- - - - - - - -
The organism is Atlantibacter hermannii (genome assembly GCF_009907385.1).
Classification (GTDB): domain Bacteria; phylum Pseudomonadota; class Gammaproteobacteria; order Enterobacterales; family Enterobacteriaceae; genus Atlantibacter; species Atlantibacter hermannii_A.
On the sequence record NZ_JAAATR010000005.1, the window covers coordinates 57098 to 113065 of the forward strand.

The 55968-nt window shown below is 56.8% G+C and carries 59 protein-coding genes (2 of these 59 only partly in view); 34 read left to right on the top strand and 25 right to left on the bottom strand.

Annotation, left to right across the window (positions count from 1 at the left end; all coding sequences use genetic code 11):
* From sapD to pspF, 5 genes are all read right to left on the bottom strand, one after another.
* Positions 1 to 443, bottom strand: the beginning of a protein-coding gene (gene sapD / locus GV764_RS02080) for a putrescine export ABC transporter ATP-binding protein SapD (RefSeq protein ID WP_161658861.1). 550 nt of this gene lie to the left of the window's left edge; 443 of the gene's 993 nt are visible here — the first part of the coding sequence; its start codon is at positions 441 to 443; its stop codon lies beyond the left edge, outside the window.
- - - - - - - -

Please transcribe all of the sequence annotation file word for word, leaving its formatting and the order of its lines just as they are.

The organism is Atlantibacter hermannii (genome assembly GCF_009907385.1).
Classification (GTDB): domain Bacteria; phylum Pseudomonadota; class Gammaproteobacteria; order Enterobacterales; family Enterobacteriaceae; genus Atlantibacter; species Atlantibacter hermannii_A.
On the sequence record NZ_JAAATR010000005.1, the window covers coordinates 57098 to 113065 of the forward strand.

The 55968-nt window shown below is 56.8% G+C and carries 59 protein-coding genes (2 of these 59 only partly in view); 34 read left to right on the top strand and 25 right to left on the bottom strand.

Annotation, left to right across the window (positions count from 1 at the left end; all coding sequences use genetic code 11):
* From sapD to pspF, 5 genes are all read right to left on the bottom strand, one after another.
* Positions 1 to 443, bottom strand: the beginning of a protein-coding gene (gene sapD / locus GV764_RS02080) for a putrescine export ABC transporter ATP-binding protein SapD (RefSeq protein ID WP_161658861.1). 550 nt of this gene lie to the left of the window's left edge; 443 of the gene's 993 nt are visible here — the first part of the coding sequence; its start codon is at positions 441 to 443; its stop codon lies beyond the left edge, outside the window.